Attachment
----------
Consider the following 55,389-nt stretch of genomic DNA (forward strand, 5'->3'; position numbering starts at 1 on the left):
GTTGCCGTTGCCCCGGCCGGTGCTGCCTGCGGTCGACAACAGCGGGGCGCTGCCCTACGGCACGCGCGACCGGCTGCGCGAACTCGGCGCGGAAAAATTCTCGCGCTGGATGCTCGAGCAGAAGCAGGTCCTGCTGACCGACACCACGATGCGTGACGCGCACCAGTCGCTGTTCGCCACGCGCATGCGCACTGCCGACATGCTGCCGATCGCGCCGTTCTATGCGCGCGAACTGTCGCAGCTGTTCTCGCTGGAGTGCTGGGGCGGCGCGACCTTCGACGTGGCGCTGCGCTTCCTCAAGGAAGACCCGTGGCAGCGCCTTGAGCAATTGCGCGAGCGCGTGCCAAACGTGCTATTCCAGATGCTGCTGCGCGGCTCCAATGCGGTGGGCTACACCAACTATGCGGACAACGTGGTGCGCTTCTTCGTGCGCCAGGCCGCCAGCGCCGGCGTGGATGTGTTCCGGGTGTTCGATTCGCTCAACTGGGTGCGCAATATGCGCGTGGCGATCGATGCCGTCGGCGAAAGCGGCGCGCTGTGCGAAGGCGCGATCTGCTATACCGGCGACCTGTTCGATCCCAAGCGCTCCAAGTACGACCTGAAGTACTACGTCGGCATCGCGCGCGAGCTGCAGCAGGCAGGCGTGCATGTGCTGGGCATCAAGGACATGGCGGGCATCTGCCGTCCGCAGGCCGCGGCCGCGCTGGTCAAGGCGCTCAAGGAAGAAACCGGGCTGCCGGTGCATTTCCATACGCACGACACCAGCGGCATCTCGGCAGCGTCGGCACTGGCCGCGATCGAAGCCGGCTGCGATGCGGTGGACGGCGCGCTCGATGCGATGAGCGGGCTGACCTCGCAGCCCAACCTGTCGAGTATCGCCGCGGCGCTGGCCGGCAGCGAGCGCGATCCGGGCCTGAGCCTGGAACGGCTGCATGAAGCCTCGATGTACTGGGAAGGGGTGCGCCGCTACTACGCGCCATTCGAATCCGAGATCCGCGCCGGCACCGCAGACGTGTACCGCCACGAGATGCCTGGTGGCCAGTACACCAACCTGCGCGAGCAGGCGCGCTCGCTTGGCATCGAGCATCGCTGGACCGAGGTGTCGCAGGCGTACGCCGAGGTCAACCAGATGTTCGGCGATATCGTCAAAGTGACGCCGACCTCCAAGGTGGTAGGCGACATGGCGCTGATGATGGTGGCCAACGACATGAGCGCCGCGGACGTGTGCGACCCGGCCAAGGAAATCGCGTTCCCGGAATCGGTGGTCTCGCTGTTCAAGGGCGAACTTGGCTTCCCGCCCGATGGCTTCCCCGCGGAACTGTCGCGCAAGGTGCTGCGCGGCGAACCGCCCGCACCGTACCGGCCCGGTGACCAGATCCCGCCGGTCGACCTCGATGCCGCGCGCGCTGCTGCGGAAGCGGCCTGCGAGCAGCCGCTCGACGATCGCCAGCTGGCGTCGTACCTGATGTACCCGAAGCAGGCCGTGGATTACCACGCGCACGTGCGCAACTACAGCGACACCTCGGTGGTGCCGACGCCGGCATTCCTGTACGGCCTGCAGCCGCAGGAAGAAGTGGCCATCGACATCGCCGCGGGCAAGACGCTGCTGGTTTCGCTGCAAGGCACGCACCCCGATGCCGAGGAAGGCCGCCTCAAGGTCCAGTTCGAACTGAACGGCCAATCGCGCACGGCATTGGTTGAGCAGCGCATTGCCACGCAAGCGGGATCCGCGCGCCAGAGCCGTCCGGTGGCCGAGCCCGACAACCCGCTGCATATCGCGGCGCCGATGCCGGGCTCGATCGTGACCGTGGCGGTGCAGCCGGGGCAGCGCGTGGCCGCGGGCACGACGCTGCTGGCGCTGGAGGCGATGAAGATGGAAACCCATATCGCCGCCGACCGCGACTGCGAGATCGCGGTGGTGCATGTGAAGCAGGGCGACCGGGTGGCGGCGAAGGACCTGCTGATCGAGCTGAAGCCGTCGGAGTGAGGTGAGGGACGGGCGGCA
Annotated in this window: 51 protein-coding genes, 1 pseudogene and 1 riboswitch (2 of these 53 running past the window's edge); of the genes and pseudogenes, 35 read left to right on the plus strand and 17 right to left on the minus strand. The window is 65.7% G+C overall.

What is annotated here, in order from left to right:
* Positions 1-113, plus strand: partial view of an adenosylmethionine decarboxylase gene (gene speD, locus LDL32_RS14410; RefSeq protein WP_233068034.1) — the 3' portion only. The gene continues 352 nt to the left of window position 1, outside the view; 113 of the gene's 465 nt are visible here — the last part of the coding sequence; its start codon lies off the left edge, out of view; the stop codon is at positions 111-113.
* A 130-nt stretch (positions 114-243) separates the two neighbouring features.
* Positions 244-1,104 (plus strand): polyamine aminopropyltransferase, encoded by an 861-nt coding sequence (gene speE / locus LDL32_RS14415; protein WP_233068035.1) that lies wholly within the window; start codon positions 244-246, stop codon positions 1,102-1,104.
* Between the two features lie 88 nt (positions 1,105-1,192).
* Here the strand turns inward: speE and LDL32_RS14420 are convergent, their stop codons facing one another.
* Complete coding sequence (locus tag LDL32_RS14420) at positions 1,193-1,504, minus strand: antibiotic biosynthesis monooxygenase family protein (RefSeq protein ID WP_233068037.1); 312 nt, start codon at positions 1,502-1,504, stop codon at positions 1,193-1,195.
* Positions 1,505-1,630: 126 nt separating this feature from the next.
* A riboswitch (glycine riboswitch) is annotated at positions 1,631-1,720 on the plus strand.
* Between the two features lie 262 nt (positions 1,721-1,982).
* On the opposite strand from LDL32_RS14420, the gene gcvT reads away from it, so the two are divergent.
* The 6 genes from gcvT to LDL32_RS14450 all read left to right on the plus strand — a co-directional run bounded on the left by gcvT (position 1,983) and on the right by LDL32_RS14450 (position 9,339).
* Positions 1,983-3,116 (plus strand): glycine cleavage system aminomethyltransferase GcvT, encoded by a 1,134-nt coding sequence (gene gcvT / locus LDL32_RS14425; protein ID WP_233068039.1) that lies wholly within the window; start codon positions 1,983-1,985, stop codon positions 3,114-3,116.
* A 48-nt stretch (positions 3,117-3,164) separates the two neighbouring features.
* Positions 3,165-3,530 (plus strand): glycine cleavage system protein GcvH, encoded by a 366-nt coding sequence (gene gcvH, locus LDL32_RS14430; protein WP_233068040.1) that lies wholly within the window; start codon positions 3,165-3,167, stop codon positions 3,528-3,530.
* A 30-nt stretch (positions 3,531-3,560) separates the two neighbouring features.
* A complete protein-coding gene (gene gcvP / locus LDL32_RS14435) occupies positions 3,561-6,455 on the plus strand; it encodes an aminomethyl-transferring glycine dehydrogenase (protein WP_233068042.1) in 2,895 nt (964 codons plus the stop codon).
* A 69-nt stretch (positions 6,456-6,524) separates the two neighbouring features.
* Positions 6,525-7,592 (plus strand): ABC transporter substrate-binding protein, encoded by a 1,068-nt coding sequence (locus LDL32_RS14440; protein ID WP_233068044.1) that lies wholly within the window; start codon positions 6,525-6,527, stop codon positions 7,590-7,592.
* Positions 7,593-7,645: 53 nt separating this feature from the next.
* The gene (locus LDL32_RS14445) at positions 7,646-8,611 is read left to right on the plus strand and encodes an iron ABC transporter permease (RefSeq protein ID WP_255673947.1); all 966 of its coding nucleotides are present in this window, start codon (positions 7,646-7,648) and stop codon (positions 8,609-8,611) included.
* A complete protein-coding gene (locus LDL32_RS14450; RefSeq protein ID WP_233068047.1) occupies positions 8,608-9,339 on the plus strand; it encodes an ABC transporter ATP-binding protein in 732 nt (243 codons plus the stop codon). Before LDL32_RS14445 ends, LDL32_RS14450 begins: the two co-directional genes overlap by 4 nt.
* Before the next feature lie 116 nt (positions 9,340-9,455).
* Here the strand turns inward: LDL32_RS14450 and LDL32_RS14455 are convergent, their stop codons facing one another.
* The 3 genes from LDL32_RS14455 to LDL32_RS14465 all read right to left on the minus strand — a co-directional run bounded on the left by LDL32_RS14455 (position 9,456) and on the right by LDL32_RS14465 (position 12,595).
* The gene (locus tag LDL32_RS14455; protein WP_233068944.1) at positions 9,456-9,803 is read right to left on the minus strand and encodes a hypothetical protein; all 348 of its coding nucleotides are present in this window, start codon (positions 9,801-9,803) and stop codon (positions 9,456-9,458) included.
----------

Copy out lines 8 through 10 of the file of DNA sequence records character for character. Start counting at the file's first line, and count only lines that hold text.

* Between the two features lie 88 nt (positions 1,105-1,192).
* Here the strand turns inward: speE and LDL32_RS14420 are convergent, their stop codons facing one another.
* Complete coding sequence (locus tag LDL32_RS14420) at positions 1,193-1,504, minus strand: antibiotic biosynthesis monooxygenase family protein (RefSeq protein ID WP_233068037.1); 312 nt, start codon at positions 1,502-1,504, stop codon at positions 1,193-1,195.